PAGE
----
IN THE SHADOWS: FRANCIS MATTHEWS

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francis matthews

Welcome back to IN THE SHADOWS, that column where we look at character actors in the movies.

Today our focus is on Francis Matthews. If you’re a Hammer Film fan, you’re familiar with Matthews’ work, because of two key performances in THE REVENGE OF FRANKENSTEIN (1958) and DRACULA: PRINCE OF DARKNESS (1966).

With his distinctive voice, which sounds an awful lot like Cary Grant’s, Matthews made a lasting impression in these Hammer sequels.

Here’s a very brief look at the career of Francis Matthews, focusing mainly on his genre credits:

BHOWANI JUNCTION (1956) – Ranjit Kasel- Matthews’ first big screen credit is in this drama about English/Indian relations directed by George Cukor.  Stars Ava Gardner and Stewart Granger.

francis matthews peter cushing revenge of frankenstein

Francis Matthews and Peter Cushing in THE REVENGE OF FRANKENSTEIN (1958).

THE REVENGE OF FRANKENSTEIN (1958) – Doctor Hans Kleve-  Francis Matthews is memorable here as the new young assistant to Peter Cushing’s Baron Frankenstein, or as he is known in this movie since he’s supposed to be dead and is hiding from the authorities, Dr. Stein. Matthews and Cushing share a nice camaraderie in their scenes together, and it’s too bad the series didn’t continue with these two actors. The character of Hans is notable here because at the end of the movie he successfully transplants Dr. Stein’s brain into another body.

CORRIDORS OF BLOOD (1958) – Jonathan Bolton – co-stars with both Boris Karloff and Christopher Lee in this standard shocker featuring Karloff playing a doctor who becomes addicted to the powerful anesthesia he has created and as a result becomes involved in murder. Christopher Lee plays a grave robber named Resurrection Joe, and his supporting performance steals the show. The best part is Karloff and Lee’s climactic battle, pitting one “Frankenstein monster” vs. the other. Neat stuff! Matthews plays it straight as Karloff’s son and protegé.

francis matthews christopher lee dracula prince of darkness

Francis Matthews and Christopher Lee in DRACULA: PRINCE OF DARKNESS (1966).

DRACULA: PRINCE OF DARKNESS (1966) – Charles Kent – By far, my favorite Francis Matthews’ role. He plays Charles Kent, one of the four guests who find themselves spending the night in Dracula’s castle, and it’s Charles’ brother Alan (Charles Tingwell) who’s murdered by Dracula’s disciple Klove (Philip Latham) who then uses Alan’s blood to resurrect Dracula (Christopher Lee) in one of Hammer’s bloodiest and most gruesome scenes.

Charles then teams up with Father Sandor (Andrew Keir) to hunt down Dracula, but the vampire king complicates things by going after Charles’ wife Diana (Suzan Farmer) first.

This sequel to HORROR OF DRACULA (1958), arguably Hammer’s best shocker, is itself a really good movie, and its reputation has only gotten better over the years. Francis Matthews makes for a strong leading man, until that is, he has to face Dracula, which is as it should be. The later Hammer Draculas would stumble by having every random young hero best the vampire king when in all seriousness, that should have been something only the Van Helsings of the world could do.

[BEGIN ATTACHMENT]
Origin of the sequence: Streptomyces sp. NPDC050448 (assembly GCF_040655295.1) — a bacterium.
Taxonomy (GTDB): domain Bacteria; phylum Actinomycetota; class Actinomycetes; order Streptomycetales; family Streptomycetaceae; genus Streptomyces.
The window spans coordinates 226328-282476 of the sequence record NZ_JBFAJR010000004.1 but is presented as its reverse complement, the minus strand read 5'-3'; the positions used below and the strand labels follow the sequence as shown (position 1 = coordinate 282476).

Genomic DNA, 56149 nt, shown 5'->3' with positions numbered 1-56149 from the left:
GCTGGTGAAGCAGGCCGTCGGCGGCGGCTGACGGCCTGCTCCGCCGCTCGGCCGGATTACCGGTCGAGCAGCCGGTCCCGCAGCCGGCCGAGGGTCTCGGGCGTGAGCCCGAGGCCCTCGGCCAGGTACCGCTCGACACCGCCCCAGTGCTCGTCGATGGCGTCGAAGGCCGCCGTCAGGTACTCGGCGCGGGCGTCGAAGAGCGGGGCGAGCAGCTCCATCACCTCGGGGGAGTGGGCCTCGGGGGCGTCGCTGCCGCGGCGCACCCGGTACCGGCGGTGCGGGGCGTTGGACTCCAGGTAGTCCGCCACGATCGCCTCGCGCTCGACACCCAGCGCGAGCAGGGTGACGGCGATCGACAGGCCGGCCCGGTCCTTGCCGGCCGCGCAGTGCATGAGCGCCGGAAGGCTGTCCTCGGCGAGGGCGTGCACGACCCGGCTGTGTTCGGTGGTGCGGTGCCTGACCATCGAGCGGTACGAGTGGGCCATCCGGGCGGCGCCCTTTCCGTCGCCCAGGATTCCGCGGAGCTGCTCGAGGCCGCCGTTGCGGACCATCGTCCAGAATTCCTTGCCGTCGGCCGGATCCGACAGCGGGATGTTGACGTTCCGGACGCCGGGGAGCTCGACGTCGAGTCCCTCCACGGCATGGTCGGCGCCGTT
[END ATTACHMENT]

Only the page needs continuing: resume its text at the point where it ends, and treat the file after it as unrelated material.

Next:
Also, if you own the Blu-ray version of DRACULA: PRINCE OF DARKNESS, it includes a rare and very informative commentary by Christopher Lee, Barbara Shelley, Suzan Farmer, and Francis Matthews. All four actors sat down together for a screening of the film, and for most of them it was the first time they had watched the movie in years. All four actors add really neat insights. For instance, during the film’s pre-credit sequence, which begins with the ending of HORROR OF DRACULA, Lee was quick to point out that the ending they were watching was cut from the original version, and this commentary was recorded long before the recent restored version by Hammer.

The Blu-ray also contains rare behind-the-scenes footage on the set of DRACULA: PRINCE OF DARKNESS secretly filmed by Francis Matthews’ brother using an 8mm camera.

Sadly, of these four actors, only Barbara Shelley remains with us, as Lee, Matthews, and Suzan Farmer have all since passed away (Farmer in 2017).

RASPUTIN: THE MAD MONK (1966) – Ivan – shot nearly simultaneously as DRACULA: PRINCE OF DARKNESS, the film uses the same sets and much of the same cast, including Christopher Lee, Francis Matthews, Barbara Shelley, and Suzan Farmer.

THE SAINT (1964-1967) – Andre/Paul Farley – “To Kill A Saint”/”The Noble Sportsman” – appeared in two episodes of the popular Roger Moore spy show.

THE AVENGERS (1966-1967) – Chivers/Collins – “Mission – Highly Improbable”/”The Thirteenth Hole”- appeared in two episodes of THE AVENGERS TV show.

RUN FOR YOUR WIFE (2012) – Francis Matthews’ final screen credit is in this British comedy.

Francis Matthews has 106 screen credits, and I’ll always remember him for his two noteworthy performances in two of Hammer’s better sequels, THE REVENGE OF FRANKENSTEIN (1958) and DRACULA: PRINCE OF DARKNESS (1966).